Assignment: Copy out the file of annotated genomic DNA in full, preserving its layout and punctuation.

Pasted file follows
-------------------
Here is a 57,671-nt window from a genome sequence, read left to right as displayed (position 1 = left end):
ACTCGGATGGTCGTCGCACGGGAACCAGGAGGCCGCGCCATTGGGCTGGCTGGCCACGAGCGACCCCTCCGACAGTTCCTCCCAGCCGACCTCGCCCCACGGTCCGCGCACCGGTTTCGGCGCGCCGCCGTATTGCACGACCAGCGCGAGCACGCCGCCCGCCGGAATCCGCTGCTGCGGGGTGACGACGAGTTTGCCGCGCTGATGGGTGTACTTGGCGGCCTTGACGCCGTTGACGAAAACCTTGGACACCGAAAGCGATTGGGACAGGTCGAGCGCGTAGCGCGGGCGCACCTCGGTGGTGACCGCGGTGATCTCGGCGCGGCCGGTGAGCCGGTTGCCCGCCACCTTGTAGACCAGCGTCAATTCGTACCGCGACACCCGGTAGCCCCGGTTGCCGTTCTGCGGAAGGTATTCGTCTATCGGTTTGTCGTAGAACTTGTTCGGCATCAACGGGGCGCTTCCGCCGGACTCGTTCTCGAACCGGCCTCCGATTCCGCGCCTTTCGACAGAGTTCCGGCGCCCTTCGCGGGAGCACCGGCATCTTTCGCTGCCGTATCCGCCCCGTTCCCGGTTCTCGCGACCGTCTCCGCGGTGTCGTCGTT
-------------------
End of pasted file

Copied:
Here is a 57,671-nt window from a genome sequence, read left to right as displayed (position 1 = left end):
ACTCGGATGGTCGTCGCACGGGAACCAGGAGGCCGCGCCATTGGGCTGGCTGGCCACGAGCGACCCCTCCGACAGTTCCTCCCAGCCGACCTCGCCCCACGGTCCGCGCACCGGTTTCGGCGCGCCGCCGTATTGCACGACCAGCGCGAGCACGCCGCCCGCCGGAATCCGCTGCTGCGGGGTGACGACGAGTTTGCCGCGCTGATGGGTGTACTTGGCGGCCTTGACGCCGTTGACGAAAACCTTGGACACCGAAAGCGATTGGGACAGGTCGAGCGCGTAGCGCGGGCGCACCTCGGTGGTGACCGCGGTGATCTCGGCGCGGCCGGTGAGCCGGTTGCCCGCCACCTTGTAGACCAGCGTCAATTCGTACCGCGACACCCGGTAGCCCCGGTTGCCGTTCTGCGGAAGGTATTCGTCTATCGGTTTGTCGTAGAACTTGTTCGGCATCAACGGGGCGCTTCCGCCGGACTCGTTCTCGAACCGGCCTCCGATTCCGCGCCTTTCGACAGAGTTCCGGCGCCCTTCGCGGGAGCACCGGCATCTTTCGCTGCCGTATCCGCCCCGTTCCCGGTTCTCGCGACCGTCTCCGCGGTGTCGTCGTT